Prosecutors to probe controversial arrest of woman in Taoyuan
Taoyuan, April 24 (CNA) Taoyuan District Prosecutors Office on Saturday said it had opened an investigation into the arrest on Thursday of a woman who refused to answer an officer's questions after apparently being stopped at random.
In a press release, the office said it had interrogated music teacher Chan Hui-ling (詹慧玲) at the request of police on Thursday on suspicion of obstructing a public official during an encounter in the city's Zhongli District earlier that day.
However, in an apparent nod to public scrutiny over the police's aggressive questioning of Chan, the office said that the case is being reviewed and asked the public to be patient until the investigation concludes.
In the incident in question, a police officer with the Zhongli Precinct approached Chan as she walked near Zhongli train station and attempted to question her, asking her name, if she lived nearby, and whether she was carrying identification.
When Chan asked why she had come under suspicion, the officer explained he was worried that "someone reported you missing," apparently having assumed she was an unaccounted for migrant worker, a partial video of the encounter released by the police shows.
After Chan refused to answer the questions, a dispute broke out in which the video shows her using the words "really stupid" and when the officer asked if she was calling him stupid, Chan replied "what you did violated..." before the officer said "ok, well you've just called me stupid." The video clip stops a few seconds later.
The officer later arrested her for obstructing a public official.
In Facebook posts since the incident, Chan has argued that the police did not have grounds to question her, and accused them of abusing their power by slamming her to the ground, handcuffing her and holding her at a police station for questioning.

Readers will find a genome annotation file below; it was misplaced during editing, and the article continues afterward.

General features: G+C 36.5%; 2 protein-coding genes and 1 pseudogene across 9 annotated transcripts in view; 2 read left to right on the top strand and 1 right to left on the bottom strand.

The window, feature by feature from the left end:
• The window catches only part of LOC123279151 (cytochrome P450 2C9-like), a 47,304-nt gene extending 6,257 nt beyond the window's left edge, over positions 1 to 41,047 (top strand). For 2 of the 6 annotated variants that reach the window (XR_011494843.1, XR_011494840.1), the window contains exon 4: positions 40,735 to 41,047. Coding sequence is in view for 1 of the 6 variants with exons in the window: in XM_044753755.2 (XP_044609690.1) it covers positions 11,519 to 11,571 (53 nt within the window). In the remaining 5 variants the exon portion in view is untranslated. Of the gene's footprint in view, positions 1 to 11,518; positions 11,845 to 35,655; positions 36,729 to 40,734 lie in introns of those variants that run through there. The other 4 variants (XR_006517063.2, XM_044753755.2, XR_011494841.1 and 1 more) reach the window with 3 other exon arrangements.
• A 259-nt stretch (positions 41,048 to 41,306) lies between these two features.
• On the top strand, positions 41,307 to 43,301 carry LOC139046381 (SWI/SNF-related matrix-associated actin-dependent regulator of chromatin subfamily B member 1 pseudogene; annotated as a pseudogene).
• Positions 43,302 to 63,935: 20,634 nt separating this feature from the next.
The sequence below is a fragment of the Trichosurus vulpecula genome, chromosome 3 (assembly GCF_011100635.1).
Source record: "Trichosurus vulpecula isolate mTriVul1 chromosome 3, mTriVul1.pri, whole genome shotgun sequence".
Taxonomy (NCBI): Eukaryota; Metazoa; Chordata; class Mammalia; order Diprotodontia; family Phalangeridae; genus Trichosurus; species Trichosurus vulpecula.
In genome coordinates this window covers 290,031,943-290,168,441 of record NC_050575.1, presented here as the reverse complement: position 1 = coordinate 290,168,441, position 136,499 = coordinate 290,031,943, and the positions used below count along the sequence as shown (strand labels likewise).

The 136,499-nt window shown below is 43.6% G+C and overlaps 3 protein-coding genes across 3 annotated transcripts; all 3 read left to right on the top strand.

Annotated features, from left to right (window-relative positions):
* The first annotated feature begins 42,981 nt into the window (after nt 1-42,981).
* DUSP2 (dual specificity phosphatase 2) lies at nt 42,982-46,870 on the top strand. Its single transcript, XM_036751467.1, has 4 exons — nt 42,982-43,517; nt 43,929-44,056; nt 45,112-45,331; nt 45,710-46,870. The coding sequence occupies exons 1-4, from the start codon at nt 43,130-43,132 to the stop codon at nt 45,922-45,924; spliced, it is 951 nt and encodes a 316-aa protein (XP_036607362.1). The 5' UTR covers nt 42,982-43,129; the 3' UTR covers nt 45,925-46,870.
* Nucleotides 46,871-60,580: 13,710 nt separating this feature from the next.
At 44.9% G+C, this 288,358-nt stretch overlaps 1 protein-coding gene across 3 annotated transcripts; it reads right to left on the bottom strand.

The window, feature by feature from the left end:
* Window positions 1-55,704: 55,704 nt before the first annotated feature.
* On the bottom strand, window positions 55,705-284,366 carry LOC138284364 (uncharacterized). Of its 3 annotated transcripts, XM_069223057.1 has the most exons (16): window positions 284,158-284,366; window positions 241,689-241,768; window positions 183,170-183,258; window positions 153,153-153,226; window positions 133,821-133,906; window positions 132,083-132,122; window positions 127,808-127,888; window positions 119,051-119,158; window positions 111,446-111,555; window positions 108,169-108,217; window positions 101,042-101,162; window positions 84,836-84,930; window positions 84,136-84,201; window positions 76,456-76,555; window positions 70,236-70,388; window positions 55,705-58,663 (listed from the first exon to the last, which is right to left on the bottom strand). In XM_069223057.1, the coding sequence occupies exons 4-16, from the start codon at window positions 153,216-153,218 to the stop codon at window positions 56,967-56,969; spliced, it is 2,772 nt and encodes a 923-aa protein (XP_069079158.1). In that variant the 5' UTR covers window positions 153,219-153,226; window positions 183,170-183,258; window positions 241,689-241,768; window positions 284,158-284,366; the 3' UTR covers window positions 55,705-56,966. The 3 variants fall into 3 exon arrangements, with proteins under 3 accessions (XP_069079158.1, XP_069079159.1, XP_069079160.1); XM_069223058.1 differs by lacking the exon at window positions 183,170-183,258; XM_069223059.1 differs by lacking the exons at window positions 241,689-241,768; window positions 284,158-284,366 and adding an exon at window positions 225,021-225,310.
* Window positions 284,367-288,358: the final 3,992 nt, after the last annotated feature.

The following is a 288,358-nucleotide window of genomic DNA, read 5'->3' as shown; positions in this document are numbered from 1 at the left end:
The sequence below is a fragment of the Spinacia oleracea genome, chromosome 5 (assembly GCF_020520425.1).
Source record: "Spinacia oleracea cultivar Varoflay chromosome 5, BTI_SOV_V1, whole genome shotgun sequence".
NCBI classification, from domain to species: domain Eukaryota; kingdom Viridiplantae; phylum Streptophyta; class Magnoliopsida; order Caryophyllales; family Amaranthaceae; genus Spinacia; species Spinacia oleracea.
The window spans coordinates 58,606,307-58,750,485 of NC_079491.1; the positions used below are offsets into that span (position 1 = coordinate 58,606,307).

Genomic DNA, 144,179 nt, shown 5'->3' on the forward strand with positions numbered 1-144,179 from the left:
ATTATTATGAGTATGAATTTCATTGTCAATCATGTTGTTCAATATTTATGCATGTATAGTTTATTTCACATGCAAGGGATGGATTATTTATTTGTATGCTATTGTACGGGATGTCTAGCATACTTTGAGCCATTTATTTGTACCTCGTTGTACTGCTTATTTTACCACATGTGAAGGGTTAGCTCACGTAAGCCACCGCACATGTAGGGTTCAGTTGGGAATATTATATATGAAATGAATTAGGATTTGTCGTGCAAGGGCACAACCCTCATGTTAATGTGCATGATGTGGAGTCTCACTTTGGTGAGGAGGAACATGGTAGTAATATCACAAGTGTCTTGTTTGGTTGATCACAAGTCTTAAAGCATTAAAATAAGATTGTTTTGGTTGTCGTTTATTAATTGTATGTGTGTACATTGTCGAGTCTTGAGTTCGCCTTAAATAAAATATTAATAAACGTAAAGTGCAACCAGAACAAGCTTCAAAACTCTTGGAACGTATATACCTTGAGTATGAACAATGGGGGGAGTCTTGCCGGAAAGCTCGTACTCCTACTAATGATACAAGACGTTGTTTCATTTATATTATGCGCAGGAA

In response to Chan's accusations, police on Friday released the partial video of the encounter.
They said the incident occurred in a high-crime area where patrols are conducted more frequently, and argued that the officer's questioning of Chan and request to see her ID were within the law, citing Subparagraph 6 of Article 6 of the Police Power Exercise Act.
According to Subparagraph 6, the police may verify the identity of people who pass through designated public places, road sections and check points. It says the designation shall be made "only when considered necessary to prevent crimes or deal with events that may effect major public safety or social order," but adds that the designation "shall be determined by supervisors in charge."
The police have declined to release footage showing Chan being restrained and handcuffed, saying they will provide it to prosecutors.
However, videos of the arrest were widely circulated online, which appeared to show the officer throwing Chan to the ground and handcuffing her as she screamed in panic.
Chan has called for the police to release the full video of her arrest.
The incident has drawn considerable attention in Taiwan, where police conduct is closely scrutinized, in part because of the country's many years under martial law.
On Friday night, Interior Minister Hsu Kuo-yung (徐國勇) said he had asked both the National Police Agency and the Taoyuan Police Department to conduct an internal investigation into the incident.
Meanwhile, Taoyuan Mayor Cheng Wen-tsan (鄭文燦), said he had instructed city police to hand over video footage and other relevant evidence to prosecutors, to allow them to provide an "objective, third party" assessment of the case.
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